Stride Magazine -

  Remembrance of Things Past

Blue Hour
by Carolyn Forché, 79pp, £7.95, Bloodaxe
Sanskrit of the Body by W. B. Keckler, 77pp, US $18.00, Penguin Books

The paper is of better quality, and the print heavier, in Keckler’s book, but Forché’s has better poems, especially her 46-page-long ‘masterwork’ that makes up most of it. Written in the form of an ancient Gnostic abecedary, the lines in alphabetical order, ‘On Earth’ is described by the blurb as ‘a meditation on human existence and life on earth,’ and by Robert Boyers as ‘a transcription of mind passing from life into death.’

On first reading, the poem seems like a long list of images and sentence fragments independent of each other, intriguing in themselves, but also frustrating, since it is difficult to make any overall sense of what you are reading. This sense of frustration rapidly fades as you come across echoes of previous lines and lines repeated from the shorter poems earlier in the book ­ and occasionally two or three lines flow on and make sense ­ making you wonder whether the whole thing is connected in some way.

It is this growing awareness of her epic scope that keeps you reading, as well as the quietly rhythmic chant of the understated lines, which encourages the contemplative, meditative state one experiences in the blue hour
, the unearthly light between night and day, the time between sleeping and waking when the mind is relaxed and open. This is precisely the state of mind the poem requires to be appreciated, and which the experience of reading it encourages; it does not yield to impatient intellectual probing.

              manuscripts in the cold part of the house

              matchbooks flaring in a blank window

              matinal, mirage, mosaic

              meaning did not survive that loss of sequence

                           [from ‘On Earth’]

Like music, the poem exists in space, not in time, the whole only making sense in retrospect when you have listened to all of the individual notes. It is not a narrative poem, but there is a narrative there. As Forché says, ‘My poetry doesn’t tell stories, but it does trace a kind of luminous web of obsessions and psychic and actual events.’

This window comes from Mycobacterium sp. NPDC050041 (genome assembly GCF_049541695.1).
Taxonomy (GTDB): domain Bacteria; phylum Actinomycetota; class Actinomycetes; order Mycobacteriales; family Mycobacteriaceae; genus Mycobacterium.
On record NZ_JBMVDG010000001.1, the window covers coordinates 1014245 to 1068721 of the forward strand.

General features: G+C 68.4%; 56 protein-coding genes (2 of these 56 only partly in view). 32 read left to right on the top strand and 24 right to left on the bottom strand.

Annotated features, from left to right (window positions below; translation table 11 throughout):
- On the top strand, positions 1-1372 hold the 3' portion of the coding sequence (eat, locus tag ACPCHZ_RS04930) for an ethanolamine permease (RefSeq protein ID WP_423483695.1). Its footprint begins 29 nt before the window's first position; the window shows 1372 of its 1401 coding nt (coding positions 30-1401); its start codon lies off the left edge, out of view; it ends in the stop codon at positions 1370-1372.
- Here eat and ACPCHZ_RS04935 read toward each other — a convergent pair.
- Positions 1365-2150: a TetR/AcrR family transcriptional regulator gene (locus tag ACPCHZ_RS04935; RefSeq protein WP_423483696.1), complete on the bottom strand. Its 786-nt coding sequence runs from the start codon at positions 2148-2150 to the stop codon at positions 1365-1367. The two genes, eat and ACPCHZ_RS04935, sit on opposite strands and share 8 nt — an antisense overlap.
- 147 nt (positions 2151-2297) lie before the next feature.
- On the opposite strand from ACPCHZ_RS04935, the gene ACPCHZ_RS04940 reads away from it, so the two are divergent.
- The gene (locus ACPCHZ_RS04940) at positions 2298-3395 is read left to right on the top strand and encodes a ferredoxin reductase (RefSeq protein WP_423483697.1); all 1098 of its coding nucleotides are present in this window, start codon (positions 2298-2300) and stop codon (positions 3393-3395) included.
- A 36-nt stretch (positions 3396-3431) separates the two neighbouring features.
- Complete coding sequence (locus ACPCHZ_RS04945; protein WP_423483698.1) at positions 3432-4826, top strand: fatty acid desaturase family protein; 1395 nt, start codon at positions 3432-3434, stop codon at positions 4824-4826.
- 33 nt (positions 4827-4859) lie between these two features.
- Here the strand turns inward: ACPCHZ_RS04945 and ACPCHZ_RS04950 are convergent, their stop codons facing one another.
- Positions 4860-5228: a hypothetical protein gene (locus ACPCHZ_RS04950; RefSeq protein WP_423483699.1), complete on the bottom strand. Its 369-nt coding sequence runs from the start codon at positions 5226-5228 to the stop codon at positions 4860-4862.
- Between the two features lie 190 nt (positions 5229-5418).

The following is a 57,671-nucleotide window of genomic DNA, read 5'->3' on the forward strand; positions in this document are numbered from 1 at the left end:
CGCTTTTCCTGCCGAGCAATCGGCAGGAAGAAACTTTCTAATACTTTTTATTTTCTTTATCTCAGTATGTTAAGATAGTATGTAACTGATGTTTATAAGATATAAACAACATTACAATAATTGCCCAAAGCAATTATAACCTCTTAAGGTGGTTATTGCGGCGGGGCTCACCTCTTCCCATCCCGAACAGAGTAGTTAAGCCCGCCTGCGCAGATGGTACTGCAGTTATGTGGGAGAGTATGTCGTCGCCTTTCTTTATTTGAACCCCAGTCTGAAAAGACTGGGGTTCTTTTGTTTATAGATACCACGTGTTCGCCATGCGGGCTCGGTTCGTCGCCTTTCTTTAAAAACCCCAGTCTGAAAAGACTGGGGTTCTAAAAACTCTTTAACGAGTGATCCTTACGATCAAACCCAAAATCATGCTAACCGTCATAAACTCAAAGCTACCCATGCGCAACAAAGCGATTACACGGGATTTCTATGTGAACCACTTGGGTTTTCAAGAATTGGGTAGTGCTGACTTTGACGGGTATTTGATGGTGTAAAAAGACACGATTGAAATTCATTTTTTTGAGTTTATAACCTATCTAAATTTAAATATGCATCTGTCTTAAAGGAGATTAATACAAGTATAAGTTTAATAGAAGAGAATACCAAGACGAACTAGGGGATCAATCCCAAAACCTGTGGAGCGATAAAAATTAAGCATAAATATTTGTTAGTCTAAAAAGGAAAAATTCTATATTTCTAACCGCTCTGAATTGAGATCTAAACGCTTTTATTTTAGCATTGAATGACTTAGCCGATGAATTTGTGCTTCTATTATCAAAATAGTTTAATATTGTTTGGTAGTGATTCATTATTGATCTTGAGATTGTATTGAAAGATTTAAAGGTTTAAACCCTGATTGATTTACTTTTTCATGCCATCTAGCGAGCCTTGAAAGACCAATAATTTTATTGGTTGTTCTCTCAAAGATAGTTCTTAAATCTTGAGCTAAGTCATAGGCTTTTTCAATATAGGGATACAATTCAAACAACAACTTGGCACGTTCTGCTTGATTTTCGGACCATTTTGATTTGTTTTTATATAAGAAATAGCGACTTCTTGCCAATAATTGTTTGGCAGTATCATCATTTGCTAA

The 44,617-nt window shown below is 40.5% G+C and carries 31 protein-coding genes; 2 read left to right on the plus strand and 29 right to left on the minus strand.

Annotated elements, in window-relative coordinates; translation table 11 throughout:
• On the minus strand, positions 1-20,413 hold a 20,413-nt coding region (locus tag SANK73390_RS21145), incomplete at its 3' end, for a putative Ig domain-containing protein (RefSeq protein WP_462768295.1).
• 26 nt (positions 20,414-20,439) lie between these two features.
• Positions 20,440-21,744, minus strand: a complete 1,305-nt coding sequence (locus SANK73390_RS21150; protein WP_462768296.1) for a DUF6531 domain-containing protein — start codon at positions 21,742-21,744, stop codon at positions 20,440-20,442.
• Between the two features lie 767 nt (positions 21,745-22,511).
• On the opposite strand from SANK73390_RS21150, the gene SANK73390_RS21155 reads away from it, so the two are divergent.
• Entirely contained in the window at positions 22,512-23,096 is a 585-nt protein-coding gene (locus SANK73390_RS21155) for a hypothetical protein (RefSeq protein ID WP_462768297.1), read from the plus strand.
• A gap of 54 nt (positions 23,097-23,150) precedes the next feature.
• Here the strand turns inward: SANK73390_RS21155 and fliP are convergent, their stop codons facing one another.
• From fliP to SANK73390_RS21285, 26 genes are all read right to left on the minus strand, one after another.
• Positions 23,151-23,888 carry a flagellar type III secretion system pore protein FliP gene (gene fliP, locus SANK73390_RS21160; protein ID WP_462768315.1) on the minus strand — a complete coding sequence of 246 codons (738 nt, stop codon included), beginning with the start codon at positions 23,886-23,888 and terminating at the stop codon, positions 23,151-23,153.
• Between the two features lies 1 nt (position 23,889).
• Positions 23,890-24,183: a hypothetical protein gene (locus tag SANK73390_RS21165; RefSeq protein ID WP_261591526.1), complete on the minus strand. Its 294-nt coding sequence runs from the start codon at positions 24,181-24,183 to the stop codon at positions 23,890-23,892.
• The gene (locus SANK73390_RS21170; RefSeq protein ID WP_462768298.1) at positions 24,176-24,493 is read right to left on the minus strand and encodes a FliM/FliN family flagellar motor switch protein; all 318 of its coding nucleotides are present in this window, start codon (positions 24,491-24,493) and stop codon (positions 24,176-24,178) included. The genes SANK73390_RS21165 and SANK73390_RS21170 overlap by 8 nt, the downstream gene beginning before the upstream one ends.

W. B. Keckler’s Sanskrit of the Body
also requires a suspension of conscious analysis, whereby the reader must read and slowly orientate himself in the sequences of poems. The book has a loosely fugal form, with individual themes running through the poems to create a larger tapestry. Apparently, it is ‘an expansive travelogue of the human spirit that moves thoughtfully through multiple ages, cultures and beings…’

According to John Yau, the question Keckler faces when he sits down to write a poem is, ‘How did we arrive in this place of ruins?’ Keckler’s book is ultimately a lament on the disharmony of the world, on the broken connection between man and nature, the destruction and depletion of natural resources that man has caused, and the constriction of the spirit in an age governed by materialism.

When your spine’s magnesium finally ignites, I hope you
will recognize how everything is sleeping on this silly planet.
Only a millionth part of us ever really awoke and we may all
die that way.
[from ‘Sanskrit of the Body’]

But it is an optimistic lament, for he attempts to re-establish man’s place in ‘the continuum of animal existence’, reconnecting all the broken links to create a new, but ancient unity. For example, he compares the loneliness of crickets speaking to the stars with night-time talk radio in a modern metropolis: ‘Voices call, voices tell all, rub / hoarse vocal chords together, the way crickets stridulate in the blue air.’

Many of the images are inventive and startling, but also often irritatingly and pretentiously obscure. The poetic density of some lines is very distracting, for instance, ‘Plant ghosts signal fractally to us in a primeval wind’, which gets in the way of appreciating the poem and the book as a whole, like a scratched paint surface.

There is ambition and humour and a richness of language in these poems, but I found them much less satisfying than Forché’s quietly insistent secular chant. The poems that were most intriguing and rewarding were the sequence of prose poems at the end of the book ­ ‘American Nocturne’ ­ an amusing allegoric satire on American life.

Forché’s Blue Hour
reminds us of poetry’s power to recall, its ability to memorialise and record the past. The way in which ‘On Earth’ is written insists on the necessity of the imagination to connect the individual elements into a whole; and the alphabetical mnemonic form of the poem reminds us that it is language that helps us remember thesethings. It is poetry to meditate on, to linger and ponder over its meaning. It encourages that receptive awareness the poet fears is being lost in the present age.

              © Paul Rowland 2003